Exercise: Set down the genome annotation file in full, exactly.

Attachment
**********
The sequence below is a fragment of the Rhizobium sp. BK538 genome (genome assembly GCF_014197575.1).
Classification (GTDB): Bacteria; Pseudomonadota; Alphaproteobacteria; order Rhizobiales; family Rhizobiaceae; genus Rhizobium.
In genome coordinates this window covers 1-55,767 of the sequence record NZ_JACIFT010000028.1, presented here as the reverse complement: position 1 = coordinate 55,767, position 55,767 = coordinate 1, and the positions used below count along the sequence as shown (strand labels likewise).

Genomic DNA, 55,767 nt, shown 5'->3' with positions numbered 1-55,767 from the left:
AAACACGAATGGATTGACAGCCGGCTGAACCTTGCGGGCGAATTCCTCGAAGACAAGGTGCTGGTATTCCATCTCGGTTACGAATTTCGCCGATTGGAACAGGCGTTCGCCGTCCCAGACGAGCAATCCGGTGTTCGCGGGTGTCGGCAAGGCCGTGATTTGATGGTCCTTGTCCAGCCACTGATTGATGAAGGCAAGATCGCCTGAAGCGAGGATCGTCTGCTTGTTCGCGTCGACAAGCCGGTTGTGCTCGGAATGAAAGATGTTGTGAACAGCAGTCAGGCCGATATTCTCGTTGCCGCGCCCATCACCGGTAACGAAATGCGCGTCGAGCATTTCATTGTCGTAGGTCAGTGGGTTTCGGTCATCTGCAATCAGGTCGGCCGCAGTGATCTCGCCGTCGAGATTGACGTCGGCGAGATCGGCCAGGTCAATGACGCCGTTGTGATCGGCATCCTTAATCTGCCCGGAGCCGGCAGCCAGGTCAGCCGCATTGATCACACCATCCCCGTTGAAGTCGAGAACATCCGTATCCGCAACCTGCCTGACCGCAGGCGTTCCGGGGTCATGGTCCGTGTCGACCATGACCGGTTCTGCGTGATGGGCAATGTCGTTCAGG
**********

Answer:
The sequence below is a fragment of the Rhizobium sp. BK538 genome (genome assembly GCF_014197575.1).
Classification (GTDB): Bacteria; Pseudomonadota; Alphaproteobacteria; order Rhizobiales; family Rhizobiaceae; genus Rhizobium.
In genome coordinates this window covers 1-55,767 of the sequence record NZ_JACIFT010000028.1, presented here as the reverse complement: position 1 = coordinate 55,767, position 55,767 = coordinate 1, and the positions used below count along the sequence as shown (strand labels likewise).

Genomic DNA, 55,767 nt, shown 5'->3' with positions numbered 1-55,767 from the left:
AAACACGAATGGATTGACAGCCGGCTGAACCTTGCGGGCGAATTCCTCGAAGACAAGGTGCTGGTATTCCATCTCGGTTACGAATTTCGCCGATTGGAACAGGCGTTCGCCGTCCCAGACGAGCAATCCGGTGTTCGCGGGTGTCGGCAAGGCCGTGATTTGATGGTCCTTGTCCAGCCACTGATTGATGAAGGCAAGATCGCCTGAAGCGAGGATCGTCTGCTTGTTCGCGTCGACAAGCCGGTTGTGCTCGGAATGAAAGATGTTGTGAACAGCAGTCAGGCCGATATTCTCGTTGCCGCGCCCATCACCGGTAACGAAATGCGCGTCGAGCATTTCATTGTCGTAGGTCAGTGGGTTTCGGTCATCTGCAATCAGGTCGGCCGCAGTGATCTCGCCGTCGAGATTGACGTCGGCGAGATCGGCCAGGTCAATGACGCCGTTGTGATCGGCATCCTTAATCTGCCCGGAGCCGGCAGCCAGGTCAGCCGCATTGATCACACCATCCCCGTTGAAGTCGAGAACATCCGTATCCGCAACCTGCCTGACCGCAGGCGTTCCGGGGTCATGGTCCGTGTCGACCATGACCGGTTCTGCGTGATGGGCAATGTCGTTCAGG